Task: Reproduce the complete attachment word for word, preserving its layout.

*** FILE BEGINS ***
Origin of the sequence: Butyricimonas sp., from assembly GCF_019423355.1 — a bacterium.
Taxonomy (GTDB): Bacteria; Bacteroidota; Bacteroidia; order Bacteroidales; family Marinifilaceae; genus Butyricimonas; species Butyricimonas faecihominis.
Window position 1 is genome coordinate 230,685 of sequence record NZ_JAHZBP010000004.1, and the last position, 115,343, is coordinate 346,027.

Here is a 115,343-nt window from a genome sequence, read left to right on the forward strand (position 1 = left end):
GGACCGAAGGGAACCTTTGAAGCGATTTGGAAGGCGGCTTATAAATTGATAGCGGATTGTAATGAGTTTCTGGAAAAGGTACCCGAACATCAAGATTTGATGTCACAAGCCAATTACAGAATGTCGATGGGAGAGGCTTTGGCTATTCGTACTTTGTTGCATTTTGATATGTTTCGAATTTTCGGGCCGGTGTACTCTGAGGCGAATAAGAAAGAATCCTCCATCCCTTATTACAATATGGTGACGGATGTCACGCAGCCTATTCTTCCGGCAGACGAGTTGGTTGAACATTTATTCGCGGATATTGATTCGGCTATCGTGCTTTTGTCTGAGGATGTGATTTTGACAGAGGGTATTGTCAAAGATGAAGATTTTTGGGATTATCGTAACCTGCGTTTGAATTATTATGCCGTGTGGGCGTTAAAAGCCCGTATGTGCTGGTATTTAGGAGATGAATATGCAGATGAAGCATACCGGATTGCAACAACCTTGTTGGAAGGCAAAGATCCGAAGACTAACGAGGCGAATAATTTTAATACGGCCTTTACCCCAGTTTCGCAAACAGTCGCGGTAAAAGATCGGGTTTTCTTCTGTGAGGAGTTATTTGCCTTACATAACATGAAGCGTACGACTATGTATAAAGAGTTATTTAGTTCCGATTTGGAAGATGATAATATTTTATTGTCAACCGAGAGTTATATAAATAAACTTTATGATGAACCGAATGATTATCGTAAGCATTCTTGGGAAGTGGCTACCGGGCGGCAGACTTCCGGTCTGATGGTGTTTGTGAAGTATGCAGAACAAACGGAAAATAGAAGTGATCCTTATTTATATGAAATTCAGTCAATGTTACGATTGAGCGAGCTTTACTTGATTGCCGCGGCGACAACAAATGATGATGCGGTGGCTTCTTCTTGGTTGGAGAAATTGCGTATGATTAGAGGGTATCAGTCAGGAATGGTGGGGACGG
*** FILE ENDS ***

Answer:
Origin of the sequence: Butyricimonas sp., from assembly GCF_019423355.1 — a bacterium.
Taxonomy (GTDB): Bacteria; Bacteroidota; Bacteroidia; order Bacteroidales; family Marinifilaceae; genus Butyricimonas; species Butyricimonas faecihominis.
Window position 1 is genome coordinate 230,685 of sequence record NZ_JAHZBP010000004.1, and the last position, 115,343, is coordinate 346,027.

Here is a 115,343-nt window from a genome sequence, read left to right on the forward strand (position 1 = left end):
GGACCGAAGGGAACCTTTGAAGCGATTTGGAAGGCGGCTTATAAATTGATAGCGGATTGTAATGAGTTTCTGGAAAAGGTACCCGAACATCAAGATTTGATGTCACAAGCCAATTACAGAATGTCGATGGGAGAGGCTTTGGCTATTCGTACTTTGTTGCATTTTGATATGTTTCGAATTTTCGGGCCGGTGTACTCTGAGGCGAATAAGAAAGAATCCTCCATCCCTTATTACAATATGGTGACGGATGTCACGCAGCCTATTCTTCCGGCAGACGAGTTGGTTGAACATTTATTCGCGGATATTGATTCGGCTATCGTGCTTTTGTCTGAGGATGTGATTTTGACAGAGGGTATTGTCAAAGATGAAGATTTTTGGGATTATCGTAACCTGCGTTTGAATTATTATGCCGTGTGGGCGTTAAAAGCCCGTATGTGCTGGTATTTAGGAGATGAATATGCAGATGAAGCATACCGGATTGCAACAACCTTGTTGGAAGGCAAAGATCCGAAGACTAACGAGGCGAATAATTTTAATACGGCCTTTACCCCAGTTTCGCAAACAGTCGCGGTAAAAGATCGGGTTTTCTTCTGTGAGGAGTTATTTGCCTTACATAACATGAAGCGTACGACTATGTATAAAGAGTTATTTAGTTCCGATTTGGAAGATGATAATATTTTATTGTCAACCGAGAGTTATATAAATAAACTTTATGATGAACCGAATGATTATCGTAAGCATTCTTGGGAAGTGGCTACCGGGCGGCAGACTTCCGGTCTGATGGTGTTTGTGAAGTATGCAGAACAAACGGAAAATAGAAGTGATCCTTATTTATATGAAATTCAGTCAATGTTACGATTGAGCGAGCTTTACTTGATTGCCGCGGCGACAACAAATGATGATGCGGTGGCTTCTTCTTGGTTGGAGAAATTGCGTATGATTAGAGGGTATCAGTCAGGAATGGTGGGGACGG